Lou ReedMy story collection Where the Marshland Came To Flower wouldn't exist without Lou Reed.
The genesis of the collection came to me on my morning train ride into work, sometime during 2007. As the Rock Island District train slowed for one of its stops on the far South Side, the canned intercom voiced intoned, "Next stop, Washington Heights." Though I had ridden that train and heard that announcement many times, that morning it immediately reminded me of Reed's song "Halloween Parade", and its offhand reference to "a crack team from Washington Heights." For years, though, I misheard "crack team" as "crack tune", which I assumed was some street name for a crack addict. (Tune as in Loony Tunes, or someone who's loony on crack.) It wasn't until I later checked the lyric sheet that I discovered my error, but by then I had already begun writing a story about a (presumed) crackhead on a late-evening train who disrupts a conversation between two suburb-bound businessmen.
As that story (which ultimately came to be called "Disappearing Into the Night") developed, I began to contemplate a bigger project: a collection of stories, each set in a different Chicago neighborhood and each inspired by the fourteen songs on New York, Reed's great 1989 album on which "Halloween Parade" appeared. Although my subject matter was entirely different from Reed's subjects (nary a transvestite or drug addict in sight), at first each of my stories included a specific line or two of Reed's lyrics. During subsequent editing I relaxed the use of explicit quotes, and instead merely paraphrased most of the inspiration lyrics. The one notable exception to this is the final story, "The Bells Will Ring For You", the title of which is a direct quote from "Dime Store Mystery", Reed's elegy to Andy Warhol that concludes New York. Besides that quote (the full line of which was "At the funeral tomorrow, at St. Patrick's, the bells will ring for you"), I also kept the Catholic church reference, though I translated the New York St. Patrick's to Old St. Pat's on Chicago's West Side, where my protagonist, the devout Ed Cullen, made daily confession for decades. Despite the removal of most of the explicit lyrical references, my Marshland stories are still very much responses to Reed's songs on New York - sometimes confirming his ideas, but sometimes refuting.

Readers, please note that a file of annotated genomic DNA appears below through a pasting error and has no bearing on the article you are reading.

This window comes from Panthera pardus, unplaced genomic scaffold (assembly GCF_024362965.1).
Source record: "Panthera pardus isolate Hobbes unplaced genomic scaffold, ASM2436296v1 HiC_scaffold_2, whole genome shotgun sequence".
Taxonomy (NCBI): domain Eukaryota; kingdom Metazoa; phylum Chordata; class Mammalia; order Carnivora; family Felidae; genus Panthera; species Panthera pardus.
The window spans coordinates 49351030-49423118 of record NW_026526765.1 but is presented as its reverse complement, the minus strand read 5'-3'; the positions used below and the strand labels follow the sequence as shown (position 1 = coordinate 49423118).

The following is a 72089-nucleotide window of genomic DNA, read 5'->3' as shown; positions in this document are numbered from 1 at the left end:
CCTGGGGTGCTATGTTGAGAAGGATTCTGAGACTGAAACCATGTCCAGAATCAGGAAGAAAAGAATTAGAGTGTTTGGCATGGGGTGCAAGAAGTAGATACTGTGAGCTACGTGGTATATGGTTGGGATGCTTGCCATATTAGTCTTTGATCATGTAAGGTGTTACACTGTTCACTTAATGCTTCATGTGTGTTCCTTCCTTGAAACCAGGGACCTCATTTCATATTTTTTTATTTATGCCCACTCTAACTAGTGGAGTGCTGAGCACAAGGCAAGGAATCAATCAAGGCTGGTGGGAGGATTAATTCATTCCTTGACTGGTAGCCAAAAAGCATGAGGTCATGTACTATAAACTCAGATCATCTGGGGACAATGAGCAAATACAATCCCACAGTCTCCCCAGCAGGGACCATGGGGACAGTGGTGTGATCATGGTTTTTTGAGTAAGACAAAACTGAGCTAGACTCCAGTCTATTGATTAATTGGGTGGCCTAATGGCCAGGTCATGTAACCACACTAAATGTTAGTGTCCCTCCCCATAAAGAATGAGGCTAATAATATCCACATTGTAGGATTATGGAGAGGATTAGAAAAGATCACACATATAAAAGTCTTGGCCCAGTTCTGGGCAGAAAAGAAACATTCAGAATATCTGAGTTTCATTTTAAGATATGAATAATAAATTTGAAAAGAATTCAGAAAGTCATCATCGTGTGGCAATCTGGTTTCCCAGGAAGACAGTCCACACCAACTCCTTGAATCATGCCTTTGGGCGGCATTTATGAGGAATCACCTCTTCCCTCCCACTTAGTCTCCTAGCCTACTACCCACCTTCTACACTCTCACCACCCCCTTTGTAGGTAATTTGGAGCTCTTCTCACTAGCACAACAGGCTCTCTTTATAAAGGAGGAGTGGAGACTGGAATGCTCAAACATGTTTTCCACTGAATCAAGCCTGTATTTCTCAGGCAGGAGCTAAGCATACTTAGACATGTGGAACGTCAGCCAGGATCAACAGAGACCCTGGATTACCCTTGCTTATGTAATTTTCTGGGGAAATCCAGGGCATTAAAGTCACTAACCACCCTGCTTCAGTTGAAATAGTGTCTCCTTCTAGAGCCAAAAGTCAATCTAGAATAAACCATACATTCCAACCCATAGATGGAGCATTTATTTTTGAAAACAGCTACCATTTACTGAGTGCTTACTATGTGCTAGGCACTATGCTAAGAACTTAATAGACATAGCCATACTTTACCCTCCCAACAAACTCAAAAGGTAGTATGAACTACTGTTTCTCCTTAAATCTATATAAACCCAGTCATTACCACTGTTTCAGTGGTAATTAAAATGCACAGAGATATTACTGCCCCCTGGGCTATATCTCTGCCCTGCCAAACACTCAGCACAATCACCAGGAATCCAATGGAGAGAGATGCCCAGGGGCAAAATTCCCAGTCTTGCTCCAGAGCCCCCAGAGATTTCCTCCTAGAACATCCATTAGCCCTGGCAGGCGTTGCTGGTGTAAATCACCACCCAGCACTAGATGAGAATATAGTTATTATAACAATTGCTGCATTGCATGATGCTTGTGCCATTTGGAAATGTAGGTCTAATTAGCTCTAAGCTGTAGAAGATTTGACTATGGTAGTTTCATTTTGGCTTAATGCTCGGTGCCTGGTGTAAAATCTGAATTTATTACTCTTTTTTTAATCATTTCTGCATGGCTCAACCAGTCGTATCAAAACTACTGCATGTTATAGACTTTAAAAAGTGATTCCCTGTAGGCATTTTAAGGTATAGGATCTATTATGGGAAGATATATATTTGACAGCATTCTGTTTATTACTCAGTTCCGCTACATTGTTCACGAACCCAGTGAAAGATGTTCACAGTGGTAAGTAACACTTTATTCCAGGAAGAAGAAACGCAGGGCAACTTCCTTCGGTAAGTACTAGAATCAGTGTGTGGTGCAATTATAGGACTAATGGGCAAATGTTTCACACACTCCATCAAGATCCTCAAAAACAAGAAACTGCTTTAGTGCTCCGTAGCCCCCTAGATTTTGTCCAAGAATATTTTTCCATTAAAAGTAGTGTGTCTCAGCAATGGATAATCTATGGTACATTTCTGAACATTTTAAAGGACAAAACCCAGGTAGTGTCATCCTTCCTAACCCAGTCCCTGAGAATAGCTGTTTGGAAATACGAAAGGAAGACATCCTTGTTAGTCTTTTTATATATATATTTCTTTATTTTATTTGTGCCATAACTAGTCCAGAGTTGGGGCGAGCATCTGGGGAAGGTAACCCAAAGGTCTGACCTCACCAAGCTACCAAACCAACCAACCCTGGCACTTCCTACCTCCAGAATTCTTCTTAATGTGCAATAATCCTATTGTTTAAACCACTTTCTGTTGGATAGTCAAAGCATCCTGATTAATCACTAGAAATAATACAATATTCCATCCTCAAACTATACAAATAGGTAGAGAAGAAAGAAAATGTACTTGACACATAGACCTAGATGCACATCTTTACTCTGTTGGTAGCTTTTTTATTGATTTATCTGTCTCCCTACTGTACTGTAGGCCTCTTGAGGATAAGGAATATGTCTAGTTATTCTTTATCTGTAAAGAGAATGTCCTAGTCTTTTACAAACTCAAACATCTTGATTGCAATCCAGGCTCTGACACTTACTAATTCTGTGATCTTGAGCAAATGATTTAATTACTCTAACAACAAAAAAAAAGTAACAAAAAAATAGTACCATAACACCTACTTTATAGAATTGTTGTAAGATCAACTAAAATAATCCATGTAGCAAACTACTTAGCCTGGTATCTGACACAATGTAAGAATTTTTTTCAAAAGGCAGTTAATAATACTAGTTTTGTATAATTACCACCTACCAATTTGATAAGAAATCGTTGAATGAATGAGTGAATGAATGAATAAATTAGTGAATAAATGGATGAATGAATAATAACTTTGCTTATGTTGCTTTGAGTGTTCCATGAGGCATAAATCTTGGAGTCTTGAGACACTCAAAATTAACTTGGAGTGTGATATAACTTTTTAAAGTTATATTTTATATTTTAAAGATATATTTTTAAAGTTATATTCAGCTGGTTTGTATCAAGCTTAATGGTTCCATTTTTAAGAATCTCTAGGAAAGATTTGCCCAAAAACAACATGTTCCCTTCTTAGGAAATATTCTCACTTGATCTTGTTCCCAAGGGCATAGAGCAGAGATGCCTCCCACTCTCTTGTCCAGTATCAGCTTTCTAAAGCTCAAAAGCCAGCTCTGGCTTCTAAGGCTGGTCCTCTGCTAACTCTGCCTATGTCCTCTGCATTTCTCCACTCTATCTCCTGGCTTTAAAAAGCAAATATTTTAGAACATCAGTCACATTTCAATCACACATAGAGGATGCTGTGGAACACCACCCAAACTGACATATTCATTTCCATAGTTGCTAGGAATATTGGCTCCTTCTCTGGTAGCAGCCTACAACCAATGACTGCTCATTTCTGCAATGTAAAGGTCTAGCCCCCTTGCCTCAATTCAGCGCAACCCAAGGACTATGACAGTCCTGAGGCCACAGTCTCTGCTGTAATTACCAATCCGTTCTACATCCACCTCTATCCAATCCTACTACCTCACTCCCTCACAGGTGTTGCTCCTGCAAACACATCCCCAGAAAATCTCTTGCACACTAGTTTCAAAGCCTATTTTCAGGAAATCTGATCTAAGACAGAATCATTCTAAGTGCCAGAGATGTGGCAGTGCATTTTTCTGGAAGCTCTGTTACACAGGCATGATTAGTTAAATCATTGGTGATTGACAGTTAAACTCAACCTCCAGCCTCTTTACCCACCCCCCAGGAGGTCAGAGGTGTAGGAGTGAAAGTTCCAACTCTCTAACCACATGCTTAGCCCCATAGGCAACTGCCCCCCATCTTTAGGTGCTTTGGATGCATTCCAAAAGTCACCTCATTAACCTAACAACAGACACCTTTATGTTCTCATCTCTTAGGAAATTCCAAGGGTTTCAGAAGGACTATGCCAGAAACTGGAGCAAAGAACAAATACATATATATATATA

Beyond being the inspiration for my book, I'm grateful to Lou Reed simply for the decades of great music: bold, daring, compassionate, perceptive and brutally honest lyrics, delivered in his unmistakeable sing-speak voice and usually backed by that most basic of rock and roll instrumentation: two guitars, bass, drums. Though I deeply admire his work, I am far from a Reed completist - I own just three of his solo albums and one Velvet Underground album, and am only casually familiar with half a dozen others; the one upside to his passing is that it has driven me to seek out more of his work, and there's plenty there with him having been so productive for so long. But most of his music that I've experienced endlessly amazes me: New York, the angry portrait of his hometown; Magic and Loss, his ponderous reflections on dying and grief; Legendary Hearts, the unappreciated 1983 gem ("Betrayed" still gives me shivers, twenty years after I first heard it); The Velvet Underground and Nico, the audacious VU debut. Incomparable songs from scattered albums: "Sweet Jane, "Rock and Roll", "Turn to Me", "New Sensations", "Set the Twilight Reeling", "Caroline Says." And his 1996 concert at the Rosemont Theater remains one of the best I've ever seen.